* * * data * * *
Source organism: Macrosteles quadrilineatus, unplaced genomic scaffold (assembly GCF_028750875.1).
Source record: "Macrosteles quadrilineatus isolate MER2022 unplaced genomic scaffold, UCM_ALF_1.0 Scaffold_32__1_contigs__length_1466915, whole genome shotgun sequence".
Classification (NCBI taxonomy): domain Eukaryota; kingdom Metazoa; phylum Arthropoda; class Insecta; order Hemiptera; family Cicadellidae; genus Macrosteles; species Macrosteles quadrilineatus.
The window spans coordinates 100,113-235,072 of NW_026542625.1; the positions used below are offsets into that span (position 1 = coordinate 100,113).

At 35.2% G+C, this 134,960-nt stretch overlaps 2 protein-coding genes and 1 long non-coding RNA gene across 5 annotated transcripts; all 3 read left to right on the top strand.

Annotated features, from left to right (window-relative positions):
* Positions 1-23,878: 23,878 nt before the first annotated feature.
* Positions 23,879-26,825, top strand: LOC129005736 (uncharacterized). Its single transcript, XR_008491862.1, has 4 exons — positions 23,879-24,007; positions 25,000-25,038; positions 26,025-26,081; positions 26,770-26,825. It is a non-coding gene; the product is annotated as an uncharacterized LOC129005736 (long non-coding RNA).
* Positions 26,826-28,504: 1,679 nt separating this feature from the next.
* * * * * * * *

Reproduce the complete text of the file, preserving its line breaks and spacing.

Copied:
Source organism: Macrosteles quadrilineatus, unplaced genomic scaffold (assembly GCF_028750875.1).
Source record: "Macrosteles quadrilineatus isolate MER2022 unplaced genomic scaffold, UCM_ALF_1.0 Scaffold_32__1_contigs__length_1466915, whole genome shotgun sequence".
Classification (NCBI taxonomy): domain Eukaryota; kingdom Metazoa; phylum Arthropoda; class Insecta; order Hemiptera; family Cicadellidae; genus Macrosteles; species Macrosteles quadrilineatus.
The window spans coordinates 100,113-235,072 of NW_026542625.1; the positions used below are offsets into that span (position 1 = coordinate 100,113).

At 35.2% G+C, this 134,960-nt stretch overlaps 2 protein-coding genes and 1 long non-coding RNA gene across 5 annotated transcripts; all 3 read left to right on the top strand.

Annotated features, from left to right (window-relative positions):
* Positions 1-23,878: 23,878 nt before the first annotated feature.
* Positions 23,879-26,825, top strand: LOC129005736 (uncharacterized). Its single transcript, XR_008491862.1, has 4 exons — positions 23,879-24,007; positions 25,000-25,038; positions 26,025-26,081; positions 26,770-26,825. It is a non-coding gene; the product is annotated as an uncharacterized LOC129005736 (long non-coding RNA).
* Positions 26,826-28,504: 1,679 nt separating this feature from the next.